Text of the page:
China Breezes

Full texts of Chinese laws, regulations, circulars, and administrative rules

Location: Shanghai, China


Site Feed

Monday, October 23, 2006

Appeal to Chinese Men Never to Marry Any Chinese Woman Who Has Ever Dated a White Guy

Uh-oh. I can see another Blogostorm coming, reminisncent of late August's China Bounder controversy. We bloggers are like gossipy old ladies in Mayberry. Anything about sex or race, and the mud starts flying. The latest delicious provocation, translated from Chinese over at The 88s , reads as follows (note that “F1” refers to the visa status of Chinese university students in the United States):

Appeal to Male F1s to Absolutely Never Marry Chinese Girls Who Have Dated White Guys

“You can date, you can also make love, but definitely not want to get married for a very simple reason. Although we are all people of high ability, we can’t settle the status issue: we can’t provide green cards. In other respects we are definitely better than average white people, but because of the system we are forced to compete from a position of weakness.

But our superiority lies in this: Language and culture, after all it is easier to communicate with us than white guys. Usually we are quite traditional, on the whole all can rely on our support. But the ultimate reason is that we allow female F1s to take advantage of us. Their selfish calculation is this: first they date white guys, and if they get married to them, then they have achieved what they wanted; if they couldn’t marry a white guy, they still have us Chinese guys as backups.

Therefore in order to put an end to them treating us as backups, I appeal to you: Let all male F1s join forces to boycott any female F1 who has dated white guys. It’s like trashy schools and top-tier schools competing to enroll new students: Although I am a very trashy university, I will give you an offer right away. I want you to decide right away. If you are waiting for a top-tier university, I will immediately reject you. Why? Because only in this way are you able to maximize your interest. Otherwise all you can get are those who were rejected by top-tier schools.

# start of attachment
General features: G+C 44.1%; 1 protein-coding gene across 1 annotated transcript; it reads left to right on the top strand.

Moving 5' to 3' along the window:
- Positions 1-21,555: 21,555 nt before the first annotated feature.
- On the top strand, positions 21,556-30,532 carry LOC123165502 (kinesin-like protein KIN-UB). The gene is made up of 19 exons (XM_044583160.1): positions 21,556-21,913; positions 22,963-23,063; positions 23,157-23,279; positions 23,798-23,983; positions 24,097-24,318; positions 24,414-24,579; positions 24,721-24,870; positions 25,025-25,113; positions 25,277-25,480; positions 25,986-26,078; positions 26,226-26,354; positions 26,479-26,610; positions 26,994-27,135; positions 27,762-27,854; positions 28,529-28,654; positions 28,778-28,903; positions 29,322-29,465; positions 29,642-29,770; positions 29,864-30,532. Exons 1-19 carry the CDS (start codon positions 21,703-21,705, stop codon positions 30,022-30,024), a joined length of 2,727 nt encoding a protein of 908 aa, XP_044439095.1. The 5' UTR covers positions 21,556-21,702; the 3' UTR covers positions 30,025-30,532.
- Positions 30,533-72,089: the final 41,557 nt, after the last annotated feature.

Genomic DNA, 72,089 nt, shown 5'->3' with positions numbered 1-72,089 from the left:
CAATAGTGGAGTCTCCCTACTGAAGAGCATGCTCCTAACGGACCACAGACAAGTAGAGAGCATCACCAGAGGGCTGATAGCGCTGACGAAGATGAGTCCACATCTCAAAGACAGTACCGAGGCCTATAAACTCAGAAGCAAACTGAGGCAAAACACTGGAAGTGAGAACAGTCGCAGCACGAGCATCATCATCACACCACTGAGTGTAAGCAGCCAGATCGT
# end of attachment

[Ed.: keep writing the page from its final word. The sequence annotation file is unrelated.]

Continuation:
—From today begins the upward progress of a sunny, wretched, handsome male F1.”Posted by: TwentyFourCM (24cm)

I can’t help but respond:

To Mr. 24 cm:

1. Why would you want to be someone's second choice anyway?

2. I am a white male who married a Chinese woman who only wanted me for a green card. And I can assure you that I am not any better off than you are. If she had dissed you before going out with me all those years ago, you would have been the lucky one, not me. Your whining smacks of the old Nice Guys vs. Jerks debate back in high school.

But despite my bad experience, I have not become cynical and I do not believe that all Chinese women who date white guys are looking for a green card. I found many of such women to be honest, decent people. And lots of Japanese women date white guys in affluent Tokyo (where I lived for 5 years); most of them are not interested in green cards. I have puzzled over this phenomenon myself in a previous post, “Why Western Men are Alpha Males in China”.

3. In view of the notorious ‘Jacques Cousteau Syndrome’ (American women falling for guys with French accents), I hereby propose that we American men boycott any American woman who has ever dated a French guy. In fact, we should make a little list for them to read: "Permissible Skin Colors, Religions, and Nationalities of Men You are Allowed to Date: The Official Regulations of the American Patriotic Union of Bitter, Jilted Men".

Ryan over at The Humanaught has a cooler head than I do: “I only hope that some level-minded, liberalized Chinese guy stands up and deflates this dingbat before he gives Chinese girls a real reason to stick with ‘top tier universities’”

Any takers?

Sunday, October 22, 2006

California Industrial City: Planned Theme Community in Zhengzhou

Click here for links to China-related blogs